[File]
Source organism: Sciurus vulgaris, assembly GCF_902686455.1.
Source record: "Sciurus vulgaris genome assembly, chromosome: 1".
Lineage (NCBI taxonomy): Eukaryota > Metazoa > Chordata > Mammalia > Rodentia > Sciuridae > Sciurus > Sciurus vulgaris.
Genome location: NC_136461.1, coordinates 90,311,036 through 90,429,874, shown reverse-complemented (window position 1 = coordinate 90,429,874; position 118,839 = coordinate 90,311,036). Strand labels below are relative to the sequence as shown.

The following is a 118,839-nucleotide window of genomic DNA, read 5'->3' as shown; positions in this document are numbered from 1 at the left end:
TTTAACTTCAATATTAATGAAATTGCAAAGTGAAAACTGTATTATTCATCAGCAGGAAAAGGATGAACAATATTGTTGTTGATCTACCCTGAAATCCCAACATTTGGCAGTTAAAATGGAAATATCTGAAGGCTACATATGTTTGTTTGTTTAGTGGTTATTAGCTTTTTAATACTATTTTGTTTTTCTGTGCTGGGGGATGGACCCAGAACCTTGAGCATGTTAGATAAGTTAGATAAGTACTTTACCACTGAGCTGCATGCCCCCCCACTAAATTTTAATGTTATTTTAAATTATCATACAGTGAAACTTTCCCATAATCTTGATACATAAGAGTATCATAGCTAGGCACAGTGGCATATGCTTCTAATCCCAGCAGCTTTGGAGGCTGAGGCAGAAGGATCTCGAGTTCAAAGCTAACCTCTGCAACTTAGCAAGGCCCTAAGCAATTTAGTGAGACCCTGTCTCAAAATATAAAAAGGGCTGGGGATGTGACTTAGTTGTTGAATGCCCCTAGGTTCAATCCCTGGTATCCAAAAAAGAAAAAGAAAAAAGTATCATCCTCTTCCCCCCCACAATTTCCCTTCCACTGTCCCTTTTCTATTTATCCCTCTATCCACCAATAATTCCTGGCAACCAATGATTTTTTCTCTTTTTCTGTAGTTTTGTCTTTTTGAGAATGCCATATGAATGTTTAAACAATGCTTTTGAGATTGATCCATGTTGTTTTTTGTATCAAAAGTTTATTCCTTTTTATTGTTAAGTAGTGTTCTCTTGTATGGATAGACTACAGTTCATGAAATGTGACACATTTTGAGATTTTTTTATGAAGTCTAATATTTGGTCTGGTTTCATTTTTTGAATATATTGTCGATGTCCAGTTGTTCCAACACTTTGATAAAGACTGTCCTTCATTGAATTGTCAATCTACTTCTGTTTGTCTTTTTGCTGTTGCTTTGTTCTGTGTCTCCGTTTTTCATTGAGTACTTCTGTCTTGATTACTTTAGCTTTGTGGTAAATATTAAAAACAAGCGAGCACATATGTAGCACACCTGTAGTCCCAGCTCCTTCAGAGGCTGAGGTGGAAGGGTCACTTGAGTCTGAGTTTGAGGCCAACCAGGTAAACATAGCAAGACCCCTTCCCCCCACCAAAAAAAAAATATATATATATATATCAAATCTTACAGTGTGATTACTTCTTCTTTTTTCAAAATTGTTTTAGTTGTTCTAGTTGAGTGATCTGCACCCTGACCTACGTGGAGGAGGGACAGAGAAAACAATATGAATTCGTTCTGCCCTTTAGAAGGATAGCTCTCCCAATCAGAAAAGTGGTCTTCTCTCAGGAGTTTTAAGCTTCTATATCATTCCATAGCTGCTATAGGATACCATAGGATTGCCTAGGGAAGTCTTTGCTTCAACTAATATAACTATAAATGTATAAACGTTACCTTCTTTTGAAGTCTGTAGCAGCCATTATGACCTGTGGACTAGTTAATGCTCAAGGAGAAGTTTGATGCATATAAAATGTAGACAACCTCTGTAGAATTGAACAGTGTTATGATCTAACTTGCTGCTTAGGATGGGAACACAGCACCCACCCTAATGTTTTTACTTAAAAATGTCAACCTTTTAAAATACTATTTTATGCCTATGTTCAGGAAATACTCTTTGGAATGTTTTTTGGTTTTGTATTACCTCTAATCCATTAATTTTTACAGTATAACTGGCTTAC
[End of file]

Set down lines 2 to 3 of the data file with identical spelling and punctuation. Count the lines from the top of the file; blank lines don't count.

Source record: "Sciurus vulgaris genome assembly, chromosome: 1".
Lineage (NCBI taxonomy): Eukaryota > Metazoa > Chordata > Mammalia > Rodentia > Sciuridae > Sciurus > Sciurus vulgaris.